Flavors --
Pork Bak Kwa
Spicy Chipotle Beef
Turkey Bak Kwa
Spicy Candied Bacon

Meat Sources --
American Homestead’s Hampshire Pork is perfectly marbled, lean, and succulent, with good hearty flavor. “We source our pork from family farmers who are super proud of their farms and labor. Their hogs are sustainably raised in a socially friendly environment, 100% vegetarian fed, never given antibiotics or artificial growth hormones.”

Diestel Ranch turkeys are pasture-raised in the Sierra Foothills of California. They are free-range, fed a wholesome diet, humanely cared for, and allowed extra time for growth. The result is moist and tender meat. “Diestel Turkey Ranch also employs sustainable agriculture method such as composting, conserving ground water, and the reuse of resources.”

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Little Red Dot Kitchen

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Contact: Ching Lee
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Phone: 408-673-8227
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  Little Red Dot Kitchen

Five techie friends from Singapore met in college and grad school in the United States and then landed engineering jobs in Silicon Valley. They all missed a barbecued meat snack common in Singapore and Malaysia called Bak Kwa.

Ching Lee, who’s heading up the group’s specialty food business, describes it, “Bak Kwa is grilled over charcoal at small street stands, and the aroma of the caramelized, roasting meat is wonderful. It’s the taste and smell of home.”

Though she and her friends still have very strong ties to Singapore and Malaysia, the group is Californians now. They wanted to integrate the two. “We all have similar roots, and we would talk for hours about what we missed. The thing we all missed the most was the food.”

One of them had a small pouch of Bak Kwa from Singapore, somebody else said, ”Why don’t we make this?” and it became a collective effort. “Getting started was a huge learning curve,” Ching remembers. “It has taken a lot of guts to overcome the operational hurdles. Probably the hardest part was converting the recipe, because what we made in the kitchen had to be customized to a scalable version.”

But in 2011, the group was ready. They founded Little Red Dot Kitchen, which their website explains was named for the country of Singapore, which is so small that it’s usually denoted on a map as a “little red dot.”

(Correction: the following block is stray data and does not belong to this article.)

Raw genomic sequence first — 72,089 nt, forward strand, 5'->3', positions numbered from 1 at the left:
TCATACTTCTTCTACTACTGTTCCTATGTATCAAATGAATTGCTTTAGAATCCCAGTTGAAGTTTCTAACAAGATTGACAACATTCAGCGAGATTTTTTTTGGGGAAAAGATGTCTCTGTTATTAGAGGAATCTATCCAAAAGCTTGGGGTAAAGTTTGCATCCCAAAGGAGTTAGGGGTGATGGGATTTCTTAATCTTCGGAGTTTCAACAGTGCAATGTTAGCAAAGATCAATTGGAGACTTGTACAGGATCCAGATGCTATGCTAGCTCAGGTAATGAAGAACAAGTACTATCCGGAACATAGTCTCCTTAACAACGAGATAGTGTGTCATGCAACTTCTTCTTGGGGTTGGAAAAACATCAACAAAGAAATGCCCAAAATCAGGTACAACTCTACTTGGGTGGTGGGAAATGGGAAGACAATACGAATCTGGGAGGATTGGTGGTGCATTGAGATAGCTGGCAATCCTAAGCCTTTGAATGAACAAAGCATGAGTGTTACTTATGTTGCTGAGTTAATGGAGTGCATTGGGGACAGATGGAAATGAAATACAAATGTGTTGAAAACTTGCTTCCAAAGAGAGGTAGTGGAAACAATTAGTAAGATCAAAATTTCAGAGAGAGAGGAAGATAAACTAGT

Originally, a co-packer made the Bak Kwa for them, but the company is now in its own San Jose production facility, and Ching Lee is full time, along with additional staff who have been hired to help the company grow. “We’re very happy to be in our own facility with our own staff, so that we can control quality and production capacity, and we can be completely confident in responding to buyers.”

“I enjoyed my engineering career, but this is an exciting opportunity, and it is a passion. It’s a bonus to have my original group of friends still involved. With 5 Singaporeans keeping an eye on the product, Little Red Dot Kitchen will stay close to its roots.”

When asked the difference between Bak Kwa and what Americans know as jerky, Ching explains that Bak Kwa is not dehydrated. Bak Kwa is thinly sliced and marinated and then roasted quickly over charcoal, so it becomes caramelized and the texture is moist and soft.

In fact, the product was a challenge for the USDA. “No one had done this with USDA approval, so they didn’t know how to handle our product. We spent a lot of time with in the lab, testing, developing protocols, doing moisture analyses. Now our facility and our products are USDA approved.”

At a Southeast Asian meat truck, Bak Kwa would be wrapped in butcher paper and tied with twine. Here in the US, it’s an on-the-go product in resealable pouches.” It’s all part of modernized tradition.”

“Bak Kwa is part of our heritage, and I enjoy the challenge of introducing it to Americans. It’s particularly gratifying that when people try it, they love it.”

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